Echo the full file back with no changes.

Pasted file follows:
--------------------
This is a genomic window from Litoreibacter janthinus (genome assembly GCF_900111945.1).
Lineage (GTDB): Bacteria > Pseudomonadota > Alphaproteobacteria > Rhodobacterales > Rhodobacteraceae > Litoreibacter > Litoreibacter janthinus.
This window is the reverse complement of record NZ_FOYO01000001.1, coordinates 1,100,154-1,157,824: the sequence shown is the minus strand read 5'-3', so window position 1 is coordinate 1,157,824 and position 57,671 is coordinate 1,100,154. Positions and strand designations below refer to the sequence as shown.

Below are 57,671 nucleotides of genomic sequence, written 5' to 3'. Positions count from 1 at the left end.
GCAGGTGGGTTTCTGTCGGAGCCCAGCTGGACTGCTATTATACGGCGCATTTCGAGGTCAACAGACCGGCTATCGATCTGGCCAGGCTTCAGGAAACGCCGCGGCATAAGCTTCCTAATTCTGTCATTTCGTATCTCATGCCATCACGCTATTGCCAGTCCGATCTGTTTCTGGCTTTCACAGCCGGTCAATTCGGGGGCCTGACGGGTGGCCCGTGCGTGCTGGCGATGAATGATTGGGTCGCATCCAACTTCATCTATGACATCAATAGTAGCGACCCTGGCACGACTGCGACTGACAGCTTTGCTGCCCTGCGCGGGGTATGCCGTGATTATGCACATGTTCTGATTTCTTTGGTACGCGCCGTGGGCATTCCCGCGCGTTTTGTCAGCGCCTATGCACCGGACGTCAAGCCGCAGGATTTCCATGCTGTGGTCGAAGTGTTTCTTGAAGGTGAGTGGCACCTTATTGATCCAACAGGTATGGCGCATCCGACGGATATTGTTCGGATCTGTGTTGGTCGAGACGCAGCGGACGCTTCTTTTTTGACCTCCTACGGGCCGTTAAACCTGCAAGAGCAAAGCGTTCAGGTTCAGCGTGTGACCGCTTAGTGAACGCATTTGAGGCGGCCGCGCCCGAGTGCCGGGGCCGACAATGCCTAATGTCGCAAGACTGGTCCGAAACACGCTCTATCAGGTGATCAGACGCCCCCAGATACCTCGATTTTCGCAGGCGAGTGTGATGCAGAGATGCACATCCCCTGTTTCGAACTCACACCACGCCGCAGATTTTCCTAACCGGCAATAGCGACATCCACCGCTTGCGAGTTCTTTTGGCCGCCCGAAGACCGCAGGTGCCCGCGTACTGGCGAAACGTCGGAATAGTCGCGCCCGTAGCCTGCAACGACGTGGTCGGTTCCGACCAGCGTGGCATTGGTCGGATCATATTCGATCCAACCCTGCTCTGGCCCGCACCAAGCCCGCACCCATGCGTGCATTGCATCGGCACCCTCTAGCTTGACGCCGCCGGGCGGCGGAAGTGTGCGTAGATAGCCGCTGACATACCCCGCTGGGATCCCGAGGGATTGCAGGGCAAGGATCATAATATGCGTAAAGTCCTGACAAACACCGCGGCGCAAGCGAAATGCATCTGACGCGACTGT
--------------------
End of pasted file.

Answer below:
This is a genomic window from Litoreibacter janthinus (genome assembly GCF_900111945.1).
Lineage (GTDB): Bacteria > Pseudomonadota > Alphaproteobacteria > Rhodobacterales > Rhodobacteraceae > Litoreibacter > Litoreibacter janthinus.
This window is the reverse complement of record NZ_FOYO01000001.1, coordinates 1,100,154-1,157,824: the sequence shown is the minus strand read 5'-3', so window position 1 is coordinate 1,157,824 and position 57,671 is coordinate 1,100,154. Positions and strand designations below refer to the sequence as shown.

Below are 57,671 nucleotides of genomic sequence, written 5' to 3'. Positions count from 1 at the left end.
GCAGGTGGGTTTCTGTCGGAGCCCAGCTGGACTGCTATTATACGGCGCATTTCGAGGTCAACAGACCGGCTATCGATCTGGCCAGGCTTCAGGAAACGCCGCGGCATAAGCTTCCTAATTCTGTCATTTCGTATCTCATGCCATCACGCTATTGCCAGTCCGATCTGTTTCTGGCTTTCACAGCCGGTCAATTCGGGGGCCTGACGGGTGGCCCGTGCGTGCTGGCGATGAATGATTGGGTCGCATCCAACTTCATCTATGACATCAATAGTAGCGACCCTGGCACGACTGCGACTGACAGCTTTGCTGCCCTGCGCGGGGTATGCCGTGATTATGCACATGTTCTGATTTCTTTGGTACGCGCCGTGGGCATTCCCGCGCGTTTTGTCAGCGCCTATGCACCGGACGTCAAGCCGCAGGATTTCCATGCTGTGGTCGAAGTGTTTCTTGAAGGTGAGTGGCACCTTATTGATCCAACAGGTATGGCGCATCCGACGGATATTGTTCGGATCTGTGTTGGTCGAGACGCAGCGGACGCTTCTTTTTTGACCTCCTACGGGCCGTTAAACCTGCAAGAGCAAAGCGTTCAGGTTCAGCGTGTGACCGCTTAGTGAACGCATTTGAGGCGGCCGCGCCCGAGTGCCGGGGCCGACAATGCCTAATGTCGCAAGACTGGTCCGAAACACGCTCTATCAGGTGATCAGACGCCCCCAGATACCTCGATTTTCGCAGGCGAGTGTGATGCAGAGATGCACATCCCCTGTTTCGAACTCACACCACGCCGCAGATTTTCCTAACCGGCAATAGCGACATCCACCGCTTGCGAGTTCTTTTGGCCGCCCGAAGACCGCAGGTGCCCGCGTACTGGCGAAACGTCGGAATAGTCGCGCCCGTAGCCTGCAACGACGTGGTCGGTTCCGACCAGCGTGGCATTGGTCGGATCATATTCGATCCAACCCTGCTCTGGCCCGCACCAAGCCCGCACCCATGCGTGCATTGCATCGGCACCCTCTAGCTTGACGCCGCCGGGCGGCGGAAGTGTGCGTAGATAGCCGCTGACATACCCCGCTGGGATCCCGAGGGATTGCAGGGCAAGGATCATAATATGCGTAAAGTCCTGACAAACACCGCGGCGCAAGCGAAATGCATCTGACGCGACTGT